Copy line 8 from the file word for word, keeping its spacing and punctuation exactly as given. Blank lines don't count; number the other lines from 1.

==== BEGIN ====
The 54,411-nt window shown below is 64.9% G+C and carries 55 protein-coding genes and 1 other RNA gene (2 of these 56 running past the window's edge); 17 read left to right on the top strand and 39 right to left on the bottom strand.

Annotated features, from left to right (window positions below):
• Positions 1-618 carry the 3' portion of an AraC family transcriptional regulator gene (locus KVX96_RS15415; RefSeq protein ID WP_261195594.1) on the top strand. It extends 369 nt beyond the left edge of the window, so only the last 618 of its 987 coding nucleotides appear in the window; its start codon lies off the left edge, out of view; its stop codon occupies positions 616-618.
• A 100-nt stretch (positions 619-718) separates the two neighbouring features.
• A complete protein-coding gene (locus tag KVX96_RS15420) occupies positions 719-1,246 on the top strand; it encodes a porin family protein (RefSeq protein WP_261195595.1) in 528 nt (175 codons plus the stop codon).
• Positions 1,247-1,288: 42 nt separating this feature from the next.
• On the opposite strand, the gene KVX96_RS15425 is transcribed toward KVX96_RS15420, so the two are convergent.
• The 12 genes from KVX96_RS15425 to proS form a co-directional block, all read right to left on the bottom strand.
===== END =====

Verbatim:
• The 12 genes from KVX96_RS15425 to proS form a co-directional block, all read right to left on the bottom strand.